Whisbear Review: The Humming Bear White Noise Toy to Help with Sleep

If you’re reading this, then chances are that you’ve had a few rough nights with the baby and you’re looking for something that might help. They suddenly won’t settle, and your nights are seemingly getting worse and worse. At least that was the case for us when we first started using white noise products around this time last year. And that might very well be the reason you’ve arrived at this post looking up reviews for the Whisbear.

My daughter asleep with the Wihsbear and its white noise

First up, Do White Noise Products Actually work to help with Sleep and Does the Whisbear work?

Before I even talk specifically about the Whisbear itself, I’ll ask the question that you really want answered when looking for reviews. Does white noise help to get a baby to sleep? And does it help settle them when they arouse? It doesn’t matter which product on the market you’re looking at, these questions will remain the same for each one. And if you’re really struggling in the night with sleep, then these are the only questions you care about getting the answers to.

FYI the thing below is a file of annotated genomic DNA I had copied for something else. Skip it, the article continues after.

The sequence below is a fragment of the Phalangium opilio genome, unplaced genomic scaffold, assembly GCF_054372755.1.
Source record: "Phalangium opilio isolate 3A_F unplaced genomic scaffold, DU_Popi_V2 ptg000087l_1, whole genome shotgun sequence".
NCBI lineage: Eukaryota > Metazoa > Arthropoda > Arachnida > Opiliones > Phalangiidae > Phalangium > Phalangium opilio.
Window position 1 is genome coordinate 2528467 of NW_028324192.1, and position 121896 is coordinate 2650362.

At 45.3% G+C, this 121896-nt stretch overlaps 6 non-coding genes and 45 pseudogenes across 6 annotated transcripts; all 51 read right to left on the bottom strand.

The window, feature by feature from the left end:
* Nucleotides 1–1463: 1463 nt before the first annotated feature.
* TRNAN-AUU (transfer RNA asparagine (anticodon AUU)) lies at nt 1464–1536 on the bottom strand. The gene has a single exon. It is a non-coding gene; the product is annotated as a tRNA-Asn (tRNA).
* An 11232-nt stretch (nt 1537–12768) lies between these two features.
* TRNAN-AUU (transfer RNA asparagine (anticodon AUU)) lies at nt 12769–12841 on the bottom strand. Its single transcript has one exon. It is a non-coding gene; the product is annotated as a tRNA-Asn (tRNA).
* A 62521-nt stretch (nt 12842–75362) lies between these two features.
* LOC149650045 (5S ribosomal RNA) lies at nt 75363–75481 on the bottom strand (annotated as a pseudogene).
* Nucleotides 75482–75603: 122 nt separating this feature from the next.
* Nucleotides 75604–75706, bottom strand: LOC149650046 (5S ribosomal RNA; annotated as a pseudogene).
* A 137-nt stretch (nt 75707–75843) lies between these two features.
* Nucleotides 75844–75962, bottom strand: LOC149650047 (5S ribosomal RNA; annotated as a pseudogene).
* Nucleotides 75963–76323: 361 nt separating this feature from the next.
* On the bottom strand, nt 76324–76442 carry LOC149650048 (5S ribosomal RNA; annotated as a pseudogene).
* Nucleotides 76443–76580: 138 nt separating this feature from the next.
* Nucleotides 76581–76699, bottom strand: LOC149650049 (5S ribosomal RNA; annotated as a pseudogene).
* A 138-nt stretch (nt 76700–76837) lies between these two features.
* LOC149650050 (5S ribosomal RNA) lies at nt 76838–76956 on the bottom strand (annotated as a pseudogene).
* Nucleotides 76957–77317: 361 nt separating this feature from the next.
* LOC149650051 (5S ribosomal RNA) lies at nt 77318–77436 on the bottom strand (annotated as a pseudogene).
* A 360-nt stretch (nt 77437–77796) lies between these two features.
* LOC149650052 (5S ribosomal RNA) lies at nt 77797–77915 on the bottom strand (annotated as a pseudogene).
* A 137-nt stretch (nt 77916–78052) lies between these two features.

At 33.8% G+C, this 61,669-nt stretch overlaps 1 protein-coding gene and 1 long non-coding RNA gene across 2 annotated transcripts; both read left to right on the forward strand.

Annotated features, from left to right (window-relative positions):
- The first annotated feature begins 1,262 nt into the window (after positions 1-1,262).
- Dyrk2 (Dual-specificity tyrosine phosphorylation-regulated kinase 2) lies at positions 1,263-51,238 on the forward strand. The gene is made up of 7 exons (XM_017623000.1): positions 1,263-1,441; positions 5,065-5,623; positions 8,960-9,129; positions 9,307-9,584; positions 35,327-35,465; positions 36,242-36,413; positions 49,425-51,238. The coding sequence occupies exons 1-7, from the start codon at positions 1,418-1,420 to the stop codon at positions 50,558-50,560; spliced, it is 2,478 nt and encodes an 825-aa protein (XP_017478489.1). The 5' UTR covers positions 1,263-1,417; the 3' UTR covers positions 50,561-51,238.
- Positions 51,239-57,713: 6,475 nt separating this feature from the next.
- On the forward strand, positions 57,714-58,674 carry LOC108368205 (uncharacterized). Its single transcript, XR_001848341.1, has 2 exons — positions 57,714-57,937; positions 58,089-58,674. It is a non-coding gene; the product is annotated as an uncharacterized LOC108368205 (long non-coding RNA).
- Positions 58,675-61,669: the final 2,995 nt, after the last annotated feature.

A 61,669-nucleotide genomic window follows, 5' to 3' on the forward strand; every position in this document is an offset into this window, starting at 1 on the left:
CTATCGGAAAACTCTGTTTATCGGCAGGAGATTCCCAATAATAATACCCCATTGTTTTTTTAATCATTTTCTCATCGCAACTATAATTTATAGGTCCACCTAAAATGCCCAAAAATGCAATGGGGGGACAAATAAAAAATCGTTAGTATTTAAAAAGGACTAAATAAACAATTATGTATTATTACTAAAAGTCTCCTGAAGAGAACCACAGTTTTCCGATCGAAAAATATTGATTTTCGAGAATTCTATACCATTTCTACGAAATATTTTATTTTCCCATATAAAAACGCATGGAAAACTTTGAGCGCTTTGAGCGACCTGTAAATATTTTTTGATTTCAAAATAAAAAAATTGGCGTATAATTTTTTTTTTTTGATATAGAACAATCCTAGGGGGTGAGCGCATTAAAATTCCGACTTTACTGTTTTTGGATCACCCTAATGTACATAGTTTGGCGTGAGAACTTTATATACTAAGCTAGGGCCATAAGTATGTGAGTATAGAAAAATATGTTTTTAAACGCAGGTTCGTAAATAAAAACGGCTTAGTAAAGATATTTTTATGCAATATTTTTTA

Our toddler asleep with the Whisbear. All part of my review on whether or not it works to help get a baby to sleep
Our daughter after waking from a nap and falling back to sleep with the help of the white noise. Don’t judge me on the clothes, she looks awesome!

In short, I think the answer is yes. We’ve been using white noise products since my daughter was roughly 5 months old. She’s currently 17 months old and we still use them. Not only do I find them an effective way of helping her get to sleep, but I think they also help her when she starts to fidget and almost wake up. The photo above was taken after she sat up, grabbed the bear, continued to hear the white noise and drift back to sleep.